Onto Squirrel and all I could think about was how easy this trail seems after hiking/riding it in February during TMHTE. We were 18 hours into the race at that point in February and I only wanted to die. Saturday was much different, I felt strong and Squirrel didn’t let me down, that trail is bad ass. Past Cantrell and another checkpoint is bagged. The feeling I had at TMHTE almost caused me to take Cantrell instead of Squirrel but I knew this was a mistake and talked myself out of it. While Joe ate a sandwich, I spied the map for the last time of the day. Confident with the rest of our route, Joe and I started talking “how much longer” and I knew it was going to be four and out for us.

Onto Buckhorn’s climb and I saw a yellow and black team that I wanted to pass, we passed them but got passed back just before the gap. We were off chasing them over black to Club Gap. After Club, we were headed back over the way we came toward the Buckhorn shelter. I knew the road from Avery was quicker but I thought it was off-limits for some reason.

When we got to the staircase, I saw Cook and Jody and just had to ride the staircase. It felt great and I got some compliments from Jody on our aggressive pace. I said a quick thanks and then we were off down Clawhammer as fast as we could. This was the first gravel road we had been on all day as the rest had been fine singletrack. After three or four hair raising turns down Clawhammer, I felt something weird and realized I was holding my Ergon grip in my hand but it wasn’t attached to the handlebars. HOLY SHIT, I AM GOING TO DIE, was the first thought that crossed my mind, then I realized I should probably drop the grip and grab onto something but nothing was there. My handle bars had sheared off about a half inch past the grip. With the grip and handlebar gone, I used my left hand to steady what was left of the handlebars then grabbed two fingers worth of back brake as I clenched the seat with all my butt power (go on laugh at me, this was no laughing matter at that moment).

Miraculously, I pulled it out without going down. I quickly jogged back up to retrieve my grip and went to work getting the handle-bar out of the grip, I thought maybe I could slide the grip back onto the rest of the bar but quickly realized that I was just wasting time. Time to man up and ride this race home.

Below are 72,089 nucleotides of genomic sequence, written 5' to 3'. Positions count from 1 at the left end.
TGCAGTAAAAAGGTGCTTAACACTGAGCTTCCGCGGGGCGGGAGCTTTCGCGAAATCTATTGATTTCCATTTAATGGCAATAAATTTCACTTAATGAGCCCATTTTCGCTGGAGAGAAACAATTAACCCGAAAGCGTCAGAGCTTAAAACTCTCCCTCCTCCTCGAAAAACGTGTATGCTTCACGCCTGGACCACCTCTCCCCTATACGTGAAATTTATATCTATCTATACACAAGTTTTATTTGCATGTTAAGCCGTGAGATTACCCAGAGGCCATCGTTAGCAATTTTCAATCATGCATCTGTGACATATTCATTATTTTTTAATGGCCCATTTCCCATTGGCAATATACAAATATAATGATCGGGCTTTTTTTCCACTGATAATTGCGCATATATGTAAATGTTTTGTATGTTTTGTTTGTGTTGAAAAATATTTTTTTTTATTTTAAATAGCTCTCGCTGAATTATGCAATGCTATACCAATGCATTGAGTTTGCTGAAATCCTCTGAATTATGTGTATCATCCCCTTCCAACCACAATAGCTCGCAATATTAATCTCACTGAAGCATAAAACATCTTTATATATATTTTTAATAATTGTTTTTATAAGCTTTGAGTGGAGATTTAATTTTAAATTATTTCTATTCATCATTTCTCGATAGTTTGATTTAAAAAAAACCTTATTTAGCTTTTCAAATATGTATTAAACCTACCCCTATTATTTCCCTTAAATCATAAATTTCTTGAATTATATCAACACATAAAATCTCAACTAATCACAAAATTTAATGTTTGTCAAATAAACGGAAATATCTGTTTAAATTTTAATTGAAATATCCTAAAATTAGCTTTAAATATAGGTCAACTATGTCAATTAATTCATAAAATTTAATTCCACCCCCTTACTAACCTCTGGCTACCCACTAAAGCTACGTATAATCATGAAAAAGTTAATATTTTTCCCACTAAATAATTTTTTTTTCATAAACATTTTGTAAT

It wasn’t as bad as I thought it would be going down Clawhammer but I was worried about the descent down Black. I thought I might have to run the entire downhill. I got it in my mind that if I pedaled as hard as possible up Maxwell, I could get enough of a lead on Joe as to not hinder our progress too much on the downhill. I only had to walk once going up Maxwell due to the fact that standing and climbing is tough without a fully functional bar.

I crested the climb and took off up the hike-a-bike. Not too long into the descent and Joe was there. I was having a slow go at it but was able to ride all but the most technical parts. We had managed to ward off anyone from passing us until the turn back toward the finish. Ben and Drew went flying by and beat us by less than a minute. We ultimately ended up 17th out of 70 + teams.

A huge thanks to Eric and all the volunteers! Thanks to SMOKE BIKES for making my new CANINE frame that I won in the raffle. I will get some pictures up soon.


cornfed said...

HOLY CRAP!!! Glad you didn't die! I depend on your witty blib write ups to get me through the day.

Congrats on the new frame!

allan said...

I woulda crapped my pants. Good job finishing like that man.

Anonymous said...

OK, 2 downtubes and a handlebar. Dude,you seriously need to start shopping for a suspension fork...

The Ghost of Jerry Reed said...

Thats some serious skill to rock a downhill with only 50 percent of your handlebar. Jedi skill my friend!... Congrats on the high finish as well. Ya'll going for 5 next year???